113 Jane Street in New York City has long been a respite for weary – and cash-strapped – travelers. But in the spring of 1912, the boarding house received a rash of unexpected guests, when more than 100 Titanic survivors — many of them crewmen — sought shelter there after being rescued from sea. The New York Times reported that as many or more survivors gathered one night to remember those lost at sea, singing “Nearer, My God, to Thee” with “a mighty, roaring chorus.”
The brick building was constructed just blocks away from the Cunard Line pier in 1908 as a lodging house for sailors, offering them an inexpensive place to rest after a long journey at sea. Lodging cost the sailors only 25 cents a night, half the rate charged to other guests.
But the big-name owners have ensured that the hotel, which they renamed The Jane in 2008, reflects and celebrates its unique history.
“By restoring the landmark hotel, rather than renovating it, we hoped to resurrect an authentic slice of idiosyncratic, historical New York,” MacPherson says.
The small rooms (offered for $99 a night, a practically unheard-of rate in New York) resemble sleeping compartments on a ship and the communal bathrooms down the hall are a nod to the property’s boarding house days. The owners aren’t about to overlook the role the historic building played in the aftermath of the sinking of the Titanic, either.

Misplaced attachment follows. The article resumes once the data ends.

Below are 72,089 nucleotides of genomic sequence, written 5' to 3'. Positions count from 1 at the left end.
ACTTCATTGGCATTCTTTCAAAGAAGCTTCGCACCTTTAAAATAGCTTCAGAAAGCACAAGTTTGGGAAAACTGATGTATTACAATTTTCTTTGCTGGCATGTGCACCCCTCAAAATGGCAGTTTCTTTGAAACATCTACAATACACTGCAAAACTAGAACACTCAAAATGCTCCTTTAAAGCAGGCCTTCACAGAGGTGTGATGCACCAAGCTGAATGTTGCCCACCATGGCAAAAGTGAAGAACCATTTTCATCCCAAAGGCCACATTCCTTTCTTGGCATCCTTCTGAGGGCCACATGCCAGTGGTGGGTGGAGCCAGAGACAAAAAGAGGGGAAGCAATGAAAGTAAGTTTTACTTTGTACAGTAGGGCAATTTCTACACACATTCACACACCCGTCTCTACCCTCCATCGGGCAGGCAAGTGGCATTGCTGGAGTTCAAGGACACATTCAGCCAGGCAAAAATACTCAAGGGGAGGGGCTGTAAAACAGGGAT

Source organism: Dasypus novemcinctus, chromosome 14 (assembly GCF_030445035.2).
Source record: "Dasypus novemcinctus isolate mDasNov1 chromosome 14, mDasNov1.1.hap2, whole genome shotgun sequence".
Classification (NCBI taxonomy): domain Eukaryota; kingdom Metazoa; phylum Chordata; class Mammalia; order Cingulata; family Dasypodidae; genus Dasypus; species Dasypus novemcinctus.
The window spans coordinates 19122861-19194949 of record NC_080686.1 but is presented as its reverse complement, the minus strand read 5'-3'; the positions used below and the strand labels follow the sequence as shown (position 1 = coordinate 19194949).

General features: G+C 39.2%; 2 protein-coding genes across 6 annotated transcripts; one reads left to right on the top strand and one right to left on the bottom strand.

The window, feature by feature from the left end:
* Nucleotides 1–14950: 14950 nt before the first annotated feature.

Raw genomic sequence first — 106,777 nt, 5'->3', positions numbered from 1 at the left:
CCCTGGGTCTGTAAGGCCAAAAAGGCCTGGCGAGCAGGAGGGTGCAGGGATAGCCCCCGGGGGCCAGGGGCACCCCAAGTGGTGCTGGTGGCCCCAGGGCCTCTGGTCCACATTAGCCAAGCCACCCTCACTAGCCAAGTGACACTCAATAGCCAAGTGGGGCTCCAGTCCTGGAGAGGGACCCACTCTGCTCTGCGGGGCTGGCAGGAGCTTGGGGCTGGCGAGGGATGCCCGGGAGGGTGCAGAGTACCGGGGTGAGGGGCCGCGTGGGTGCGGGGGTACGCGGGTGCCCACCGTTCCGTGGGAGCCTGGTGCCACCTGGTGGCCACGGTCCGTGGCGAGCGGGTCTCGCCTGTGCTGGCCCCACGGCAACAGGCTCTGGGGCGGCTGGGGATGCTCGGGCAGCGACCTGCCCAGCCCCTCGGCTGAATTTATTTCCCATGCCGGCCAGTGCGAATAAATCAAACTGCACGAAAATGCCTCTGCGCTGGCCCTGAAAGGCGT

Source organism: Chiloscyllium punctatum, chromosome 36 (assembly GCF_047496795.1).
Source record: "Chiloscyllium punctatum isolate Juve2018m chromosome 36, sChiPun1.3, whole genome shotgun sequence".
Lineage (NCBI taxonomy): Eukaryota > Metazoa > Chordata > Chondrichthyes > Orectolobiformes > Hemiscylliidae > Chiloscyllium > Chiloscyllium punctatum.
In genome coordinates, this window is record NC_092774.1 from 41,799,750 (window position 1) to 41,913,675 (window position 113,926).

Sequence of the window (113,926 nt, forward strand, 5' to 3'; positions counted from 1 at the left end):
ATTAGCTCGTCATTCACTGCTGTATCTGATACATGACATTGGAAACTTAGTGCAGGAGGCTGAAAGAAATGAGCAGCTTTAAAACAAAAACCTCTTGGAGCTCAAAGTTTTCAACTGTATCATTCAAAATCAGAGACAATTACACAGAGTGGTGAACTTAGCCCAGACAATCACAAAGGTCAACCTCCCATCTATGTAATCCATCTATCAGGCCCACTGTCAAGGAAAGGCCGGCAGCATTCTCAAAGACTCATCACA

To commemorate the 100th anniversary of the disaster, The Jane is serving up some truly inspired cocktail creations in its bar, the Jane Ballroom, until April 18th.
The “Unsinkable Molly Brown,” a Bourbon-based drink named after the tenacious woman who helped row a boat to safety, and the more cryptically named, “ST-705” — a bubbly, champagne-based cocktail that honors the number of people who reportedly survived the wreck. And while time is running out to snatch up these tasty libations, stop by the hotel anytime and you’re sure to be transported back to an era of opulence and drama.
The Jane is only one of many historic locations around the world celebrating the centennial of the world’s most famous shipwreck. Here are a few of our picks:
The SeaCity Museum in the English port city of Southampton, the launch site for Titanic’s fateful maiden voyage, has opened a permanent exhibit to commemorate the historic ship, and the brand-new Titanic Belfast museum, built on the slipways where Titanic was actually built, offers visitors a chance to re-live the entire Titanic story, from birth to its tragic demise and beyond.
If you’re stateside, now’s a good time to check out the popular Titanic attractions in Branson, Missouri and Pigeon Forge, Tennessee. And visitors to D.C. shouldn’t miss the “Titanic: 100 Year Obsession” exhibit at the National Geographic Museum (through July 8). The interactive exhibit includes an 18-foot model of the ship, historic photographs of the ship and its passengers, the latest imagery from National Geographic Explorer-in-Residence James Cameron’s trip to the wreckage, and props from his 1997 blockbuster.